An Examination of the Factors Leading to Students’ Preference and Satisfaction with Online Courses
This paper presents the results of a one-year study of undergraduate business students’ preference and level of satisfaction with online instruction at one university. A questionnaire was voluntarily completed by 305 undergraduate business students during the 2019-2020 academic year. Multiple regression analysis revealed that prior experience with online courses, ease of communication, personal benefits - convenience of taking online courses and expectation of improving GPA were positively associated with satisfaction in online courses relative to face-to-face courses. Learning benefits from online courses such as availability of course materials did not have a significant relationship. Satisfaction was positively related to preference for online courses. Demographic factors such as age and gender had no significant effect on satisfaction with online courses.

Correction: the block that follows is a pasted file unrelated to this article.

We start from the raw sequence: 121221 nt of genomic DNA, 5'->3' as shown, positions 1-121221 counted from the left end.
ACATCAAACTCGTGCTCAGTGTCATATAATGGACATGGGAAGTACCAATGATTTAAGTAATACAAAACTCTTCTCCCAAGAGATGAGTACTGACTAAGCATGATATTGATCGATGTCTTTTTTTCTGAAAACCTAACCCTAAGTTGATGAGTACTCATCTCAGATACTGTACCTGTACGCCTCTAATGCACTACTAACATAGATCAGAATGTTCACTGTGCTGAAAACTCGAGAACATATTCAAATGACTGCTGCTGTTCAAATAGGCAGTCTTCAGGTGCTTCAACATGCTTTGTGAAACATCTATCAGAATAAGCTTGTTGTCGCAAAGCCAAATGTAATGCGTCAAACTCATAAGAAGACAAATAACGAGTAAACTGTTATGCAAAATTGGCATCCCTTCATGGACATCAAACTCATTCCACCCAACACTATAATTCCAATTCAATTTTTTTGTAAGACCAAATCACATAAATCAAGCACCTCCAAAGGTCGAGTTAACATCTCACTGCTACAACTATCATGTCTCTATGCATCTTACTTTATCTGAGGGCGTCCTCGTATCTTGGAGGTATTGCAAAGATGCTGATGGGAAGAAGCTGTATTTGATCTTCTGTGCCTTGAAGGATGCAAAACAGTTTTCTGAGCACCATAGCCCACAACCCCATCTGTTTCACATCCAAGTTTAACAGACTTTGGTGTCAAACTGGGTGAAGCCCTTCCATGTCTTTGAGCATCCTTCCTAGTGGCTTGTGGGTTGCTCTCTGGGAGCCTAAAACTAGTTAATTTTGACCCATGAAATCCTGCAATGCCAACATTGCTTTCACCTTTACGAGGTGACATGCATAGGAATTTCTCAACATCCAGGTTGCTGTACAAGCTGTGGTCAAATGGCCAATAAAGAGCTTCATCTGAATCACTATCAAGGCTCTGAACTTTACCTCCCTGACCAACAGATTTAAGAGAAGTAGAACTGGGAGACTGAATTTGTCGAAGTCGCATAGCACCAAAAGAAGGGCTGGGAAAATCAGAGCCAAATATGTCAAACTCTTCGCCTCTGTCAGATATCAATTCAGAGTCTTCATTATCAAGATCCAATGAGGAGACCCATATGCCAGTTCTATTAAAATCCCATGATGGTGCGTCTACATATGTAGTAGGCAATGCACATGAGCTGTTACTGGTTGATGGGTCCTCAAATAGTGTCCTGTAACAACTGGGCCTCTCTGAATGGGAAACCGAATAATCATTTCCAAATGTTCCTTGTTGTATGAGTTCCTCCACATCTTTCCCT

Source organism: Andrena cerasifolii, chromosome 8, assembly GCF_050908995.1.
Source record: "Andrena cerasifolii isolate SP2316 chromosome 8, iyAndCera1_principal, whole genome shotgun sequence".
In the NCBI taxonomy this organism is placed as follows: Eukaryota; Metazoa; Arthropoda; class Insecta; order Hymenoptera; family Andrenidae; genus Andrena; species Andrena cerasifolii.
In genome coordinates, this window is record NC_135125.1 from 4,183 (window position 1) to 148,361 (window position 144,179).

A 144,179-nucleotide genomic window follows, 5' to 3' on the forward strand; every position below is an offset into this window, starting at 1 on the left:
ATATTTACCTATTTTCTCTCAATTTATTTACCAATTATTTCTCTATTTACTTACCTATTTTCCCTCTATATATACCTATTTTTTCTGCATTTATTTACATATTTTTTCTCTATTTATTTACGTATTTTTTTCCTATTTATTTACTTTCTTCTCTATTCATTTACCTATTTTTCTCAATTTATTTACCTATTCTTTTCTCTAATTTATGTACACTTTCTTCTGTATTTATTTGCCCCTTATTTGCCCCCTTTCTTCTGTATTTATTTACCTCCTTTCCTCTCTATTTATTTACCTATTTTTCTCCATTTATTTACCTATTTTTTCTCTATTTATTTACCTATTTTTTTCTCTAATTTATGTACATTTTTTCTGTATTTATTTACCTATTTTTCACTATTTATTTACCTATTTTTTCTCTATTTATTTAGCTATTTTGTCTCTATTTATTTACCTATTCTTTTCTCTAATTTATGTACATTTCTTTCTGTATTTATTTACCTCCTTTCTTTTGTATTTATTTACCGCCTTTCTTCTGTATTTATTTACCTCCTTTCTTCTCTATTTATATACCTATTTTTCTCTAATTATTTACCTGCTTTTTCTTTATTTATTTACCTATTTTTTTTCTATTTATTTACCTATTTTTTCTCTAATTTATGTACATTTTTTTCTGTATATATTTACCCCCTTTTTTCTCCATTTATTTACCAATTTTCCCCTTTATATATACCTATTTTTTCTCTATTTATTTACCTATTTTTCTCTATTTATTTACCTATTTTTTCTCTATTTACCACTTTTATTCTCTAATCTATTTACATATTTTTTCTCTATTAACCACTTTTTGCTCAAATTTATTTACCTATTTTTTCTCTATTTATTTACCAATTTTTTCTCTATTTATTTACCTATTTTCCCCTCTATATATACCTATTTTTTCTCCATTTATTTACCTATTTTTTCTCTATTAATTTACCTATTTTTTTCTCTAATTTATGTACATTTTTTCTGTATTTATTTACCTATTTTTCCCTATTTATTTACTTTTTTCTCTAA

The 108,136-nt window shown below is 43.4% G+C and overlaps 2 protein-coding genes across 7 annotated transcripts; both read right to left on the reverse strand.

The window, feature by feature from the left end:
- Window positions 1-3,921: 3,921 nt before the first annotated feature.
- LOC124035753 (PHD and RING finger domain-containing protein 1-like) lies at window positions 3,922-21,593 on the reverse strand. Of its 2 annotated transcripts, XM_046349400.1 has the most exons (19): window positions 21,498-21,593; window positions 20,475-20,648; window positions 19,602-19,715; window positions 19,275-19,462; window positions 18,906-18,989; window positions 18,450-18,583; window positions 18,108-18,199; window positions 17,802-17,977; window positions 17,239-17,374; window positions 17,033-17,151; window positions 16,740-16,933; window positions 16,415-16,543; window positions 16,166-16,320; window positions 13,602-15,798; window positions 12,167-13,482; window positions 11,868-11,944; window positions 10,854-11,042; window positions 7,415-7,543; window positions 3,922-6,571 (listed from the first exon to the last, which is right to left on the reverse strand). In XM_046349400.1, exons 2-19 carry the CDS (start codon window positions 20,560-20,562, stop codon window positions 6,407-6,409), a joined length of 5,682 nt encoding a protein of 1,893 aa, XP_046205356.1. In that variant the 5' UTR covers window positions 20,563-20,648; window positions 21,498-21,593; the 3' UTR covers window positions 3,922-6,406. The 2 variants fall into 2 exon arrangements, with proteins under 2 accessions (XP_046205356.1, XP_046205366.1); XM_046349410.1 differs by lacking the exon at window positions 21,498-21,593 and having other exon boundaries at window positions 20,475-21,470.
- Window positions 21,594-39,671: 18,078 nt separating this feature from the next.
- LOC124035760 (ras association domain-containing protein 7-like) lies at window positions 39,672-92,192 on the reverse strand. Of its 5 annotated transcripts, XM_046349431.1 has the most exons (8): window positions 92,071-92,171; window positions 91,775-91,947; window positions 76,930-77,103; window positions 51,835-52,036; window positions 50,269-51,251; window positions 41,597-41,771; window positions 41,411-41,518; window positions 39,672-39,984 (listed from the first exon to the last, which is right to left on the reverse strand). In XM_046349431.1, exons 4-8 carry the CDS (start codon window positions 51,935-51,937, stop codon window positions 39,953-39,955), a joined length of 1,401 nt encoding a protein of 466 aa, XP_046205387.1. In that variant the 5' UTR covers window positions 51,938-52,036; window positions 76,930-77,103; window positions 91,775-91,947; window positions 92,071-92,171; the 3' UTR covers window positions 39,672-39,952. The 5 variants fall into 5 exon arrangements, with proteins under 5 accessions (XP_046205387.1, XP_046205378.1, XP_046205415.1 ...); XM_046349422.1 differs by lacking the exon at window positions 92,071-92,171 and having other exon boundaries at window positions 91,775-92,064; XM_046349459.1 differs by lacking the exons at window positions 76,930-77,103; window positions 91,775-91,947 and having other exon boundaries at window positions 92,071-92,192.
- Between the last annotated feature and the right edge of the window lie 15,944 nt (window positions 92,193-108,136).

Baker, David Mc.A; Unni, Ramaprasad; Kerr-Sims, Shantia; and Marquis, Gerald
"An Examination of the Factors Leading to Students’ Preference and Satisfaction with Online Courses,"
International Journal for Business Education: Vol. 161:
1, Article 7.
Available at: https://ir.library.illinoisstate.edu/ijbe/vol161/iss1/7